The position of the British Government aligns with that of KFOR, which has confirmed that they have no evidence that the Serbian Orthodox Church is involved in weapons smuggling from Serbia to Kosovo. However, as we saw in Banjska, it is very clear that there is a real problem with the availability of illegal weapons in northern Kosovo.This has already caused the deaths of too many people.It is vital that everyone works together to create a safer and more secure environment for the benefit of all citizens and communities in Kosovo ~ Edward Ferguson
The UK wants to be part of a positive story that leads this region to strengthening peace and prosperity and economic development, says new ambassador Edward Ferguson. Speaking in this interview for CorD Magazine, he adds that he has come to Belgrade with “£4bn of funding available for Serbia” and that he sees “clear opportunities for UK finance to support large infrastructure and renewable energy projects, including road and rail improvements, as well as solar, hydro and wind energy production”. At the same time, he admits that he’s aware that relations between the UK and Serbia have had their ups and downs, and he notes that during his first weeks in the country he was often asked about allegations of weapons being hidden in the churches and monasteries of the Serbian Orthodox Church in Kosovo.
Your Excellency, you stated upon arrival in Belgrade that you would like to revitalise the traditionally good relations between the UK and Serbia, with a view to the alliance of the two world wars, mutual national respect and shared interests. What would you single out as the current common interests of the UK and Serbia?
You are absolutely right that the UK and Serbia share a long and dramatic history of close relations. During my first months here, I have been fascinated to learn more about the stories that have connected us for nearly two centuries; about Dositej Obradović, Serbia’s first Minister of Education and a fervent anglophile who used to live in London; about the hundreds of Scot tish doctors and nurses who cared for Serbian soldiers and civilians during the typhus epidemic of World War I, and about the vital role of the British military missions in helping to defeat the Nazis in Yugoslavia in World War II.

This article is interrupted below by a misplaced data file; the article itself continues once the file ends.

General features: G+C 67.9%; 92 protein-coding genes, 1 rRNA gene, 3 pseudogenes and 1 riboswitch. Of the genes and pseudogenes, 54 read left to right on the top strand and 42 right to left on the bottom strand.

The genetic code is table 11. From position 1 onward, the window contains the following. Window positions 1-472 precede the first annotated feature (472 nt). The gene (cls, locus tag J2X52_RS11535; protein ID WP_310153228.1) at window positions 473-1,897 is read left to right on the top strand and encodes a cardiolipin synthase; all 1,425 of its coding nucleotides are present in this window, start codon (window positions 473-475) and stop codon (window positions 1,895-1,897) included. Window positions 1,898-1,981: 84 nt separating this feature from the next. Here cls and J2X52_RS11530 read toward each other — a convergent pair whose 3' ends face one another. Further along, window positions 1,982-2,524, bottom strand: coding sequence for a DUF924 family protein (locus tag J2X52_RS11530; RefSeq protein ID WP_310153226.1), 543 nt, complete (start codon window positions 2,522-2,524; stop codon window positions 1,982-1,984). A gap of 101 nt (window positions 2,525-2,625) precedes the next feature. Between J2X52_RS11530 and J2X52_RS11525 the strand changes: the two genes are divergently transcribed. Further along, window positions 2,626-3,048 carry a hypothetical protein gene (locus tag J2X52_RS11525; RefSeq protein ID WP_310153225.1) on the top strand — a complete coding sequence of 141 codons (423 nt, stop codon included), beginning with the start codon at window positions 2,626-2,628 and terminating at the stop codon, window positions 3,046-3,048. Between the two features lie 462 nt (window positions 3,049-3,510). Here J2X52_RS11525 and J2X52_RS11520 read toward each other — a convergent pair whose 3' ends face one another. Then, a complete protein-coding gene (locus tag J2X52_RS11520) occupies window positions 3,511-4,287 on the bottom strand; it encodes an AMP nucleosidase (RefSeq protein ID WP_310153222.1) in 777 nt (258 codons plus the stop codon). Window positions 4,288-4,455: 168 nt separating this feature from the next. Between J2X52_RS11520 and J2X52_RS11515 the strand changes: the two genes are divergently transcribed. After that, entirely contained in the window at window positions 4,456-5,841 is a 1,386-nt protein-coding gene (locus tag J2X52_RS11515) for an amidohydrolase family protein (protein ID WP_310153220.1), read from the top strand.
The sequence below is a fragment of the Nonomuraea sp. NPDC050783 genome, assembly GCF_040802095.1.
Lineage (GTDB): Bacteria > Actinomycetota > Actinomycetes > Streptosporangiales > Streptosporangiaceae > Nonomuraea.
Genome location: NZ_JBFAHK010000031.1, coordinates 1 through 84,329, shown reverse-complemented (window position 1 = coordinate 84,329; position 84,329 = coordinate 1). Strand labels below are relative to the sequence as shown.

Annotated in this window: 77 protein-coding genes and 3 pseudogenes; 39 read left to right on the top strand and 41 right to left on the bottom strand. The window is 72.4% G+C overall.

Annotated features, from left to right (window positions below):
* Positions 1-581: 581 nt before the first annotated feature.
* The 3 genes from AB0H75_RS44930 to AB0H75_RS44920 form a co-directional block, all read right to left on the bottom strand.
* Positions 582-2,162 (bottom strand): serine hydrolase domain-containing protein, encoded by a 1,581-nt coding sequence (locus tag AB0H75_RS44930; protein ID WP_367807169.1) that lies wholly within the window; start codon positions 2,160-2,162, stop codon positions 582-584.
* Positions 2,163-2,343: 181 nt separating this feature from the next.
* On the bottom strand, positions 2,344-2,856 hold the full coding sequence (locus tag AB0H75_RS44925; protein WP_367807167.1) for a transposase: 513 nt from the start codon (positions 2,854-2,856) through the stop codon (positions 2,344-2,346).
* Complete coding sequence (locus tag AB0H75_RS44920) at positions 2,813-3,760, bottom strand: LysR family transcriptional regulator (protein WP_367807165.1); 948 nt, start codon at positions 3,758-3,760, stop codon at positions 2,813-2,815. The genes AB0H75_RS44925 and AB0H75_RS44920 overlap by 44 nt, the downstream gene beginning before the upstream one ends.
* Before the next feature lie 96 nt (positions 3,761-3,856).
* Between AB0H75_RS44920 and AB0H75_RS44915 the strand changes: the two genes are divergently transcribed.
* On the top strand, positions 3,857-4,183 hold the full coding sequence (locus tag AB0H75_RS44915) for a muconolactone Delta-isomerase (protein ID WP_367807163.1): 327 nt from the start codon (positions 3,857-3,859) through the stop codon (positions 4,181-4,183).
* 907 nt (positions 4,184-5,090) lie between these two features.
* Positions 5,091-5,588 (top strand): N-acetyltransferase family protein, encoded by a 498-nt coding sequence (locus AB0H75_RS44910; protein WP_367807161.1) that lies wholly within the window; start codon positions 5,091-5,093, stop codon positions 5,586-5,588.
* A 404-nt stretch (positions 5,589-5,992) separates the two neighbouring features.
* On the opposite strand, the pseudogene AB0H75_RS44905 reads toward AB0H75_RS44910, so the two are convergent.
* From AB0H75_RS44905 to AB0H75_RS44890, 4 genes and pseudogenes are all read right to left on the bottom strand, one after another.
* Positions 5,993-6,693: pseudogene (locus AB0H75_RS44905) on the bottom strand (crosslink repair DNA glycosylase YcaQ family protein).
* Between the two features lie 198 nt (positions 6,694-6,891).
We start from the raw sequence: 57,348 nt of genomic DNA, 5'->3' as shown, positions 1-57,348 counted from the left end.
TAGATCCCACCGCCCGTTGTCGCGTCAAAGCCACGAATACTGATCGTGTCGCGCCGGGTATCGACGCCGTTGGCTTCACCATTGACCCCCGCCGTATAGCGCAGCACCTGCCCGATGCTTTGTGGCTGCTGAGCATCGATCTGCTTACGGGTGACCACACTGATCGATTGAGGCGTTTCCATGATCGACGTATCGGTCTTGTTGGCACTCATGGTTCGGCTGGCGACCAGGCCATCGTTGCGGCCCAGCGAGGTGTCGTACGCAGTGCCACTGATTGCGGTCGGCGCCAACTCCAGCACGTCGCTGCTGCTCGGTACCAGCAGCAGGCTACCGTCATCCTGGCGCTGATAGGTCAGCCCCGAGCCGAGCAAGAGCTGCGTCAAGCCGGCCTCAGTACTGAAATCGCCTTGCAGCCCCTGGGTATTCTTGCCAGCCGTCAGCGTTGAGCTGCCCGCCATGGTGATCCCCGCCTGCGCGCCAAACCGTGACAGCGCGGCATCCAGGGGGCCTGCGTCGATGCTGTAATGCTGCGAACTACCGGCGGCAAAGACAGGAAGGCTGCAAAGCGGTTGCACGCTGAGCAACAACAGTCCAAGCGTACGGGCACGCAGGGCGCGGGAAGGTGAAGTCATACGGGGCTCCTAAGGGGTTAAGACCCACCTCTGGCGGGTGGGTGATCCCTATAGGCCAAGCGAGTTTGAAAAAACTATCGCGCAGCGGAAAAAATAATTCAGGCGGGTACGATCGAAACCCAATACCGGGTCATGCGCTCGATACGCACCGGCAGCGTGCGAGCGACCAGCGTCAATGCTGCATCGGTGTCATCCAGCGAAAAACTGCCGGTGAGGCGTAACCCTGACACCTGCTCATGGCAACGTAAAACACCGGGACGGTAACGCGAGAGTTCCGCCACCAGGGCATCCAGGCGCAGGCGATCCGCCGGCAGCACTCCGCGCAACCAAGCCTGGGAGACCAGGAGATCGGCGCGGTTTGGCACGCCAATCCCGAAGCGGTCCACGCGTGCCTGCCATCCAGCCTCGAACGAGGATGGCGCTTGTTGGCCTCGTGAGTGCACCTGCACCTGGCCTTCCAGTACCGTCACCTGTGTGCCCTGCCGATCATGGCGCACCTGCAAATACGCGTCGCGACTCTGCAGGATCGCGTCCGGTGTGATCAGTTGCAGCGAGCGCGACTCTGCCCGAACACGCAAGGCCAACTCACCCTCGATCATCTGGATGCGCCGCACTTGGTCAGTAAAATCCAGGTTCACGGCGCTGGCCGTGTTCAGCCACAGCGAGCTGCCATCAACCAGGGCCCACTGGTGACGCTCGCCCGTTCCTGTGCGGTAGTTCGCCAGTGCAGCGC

I’ve learned about the strong connections between our churches – from Scottish missionary Francis Mackenzie, who donated the land for the Temple of Saint Sava in Belgrade, to eminent Orthodox theologians like Saints Nikolaj Velimirović and Justin Popović, who found wartime refuge in Britain. I’ve learned about our strong cultural relations – from the Henry Moore exhibition in 1955, which kickstarted the abstract art movement in Yugoslavia, through great British comedies, such as Only Fools and Horses and Monty Python, that have made us laugh together, to today’s vibrant exchanges in music, film and sport.
So, we have a rich, shared history. During those two centuries, there have certainly been ups and downs – but my first weeks in Serbia have made me optimistic and ambitious for the future. First and foremost, of course, we share an interest in peace and prosperity on the European continent. Serbia’s economy is doing well: you have doubled your GDP in a decade, and have succeeded in attracting record foreign investment. There are important projects underway to improve infrastructure and boost renewable energy. Serbia will be in the global spotlight when it hosts Expo 2027, but Serbia, like every other country in Europe, is feeling the effects of Russia’s devastating, illegal invasion of Ukraine in the form of high inflation, from rental prices to the cost of energy and food. And the persistent sense of instability across the Western Balkans continues to hold Serbia and its neighbours back from achieving their true economic potential. We may not always agree on how best to solve these problems, but we certainly share an interest in finding solutions that can help to build a positive narrative about the future of this region. The UK wants to be part of that positive story and I personally want to build a bilateral partnership between the UK and Serbia that is modern, dynamic and firmly oriented towards the future.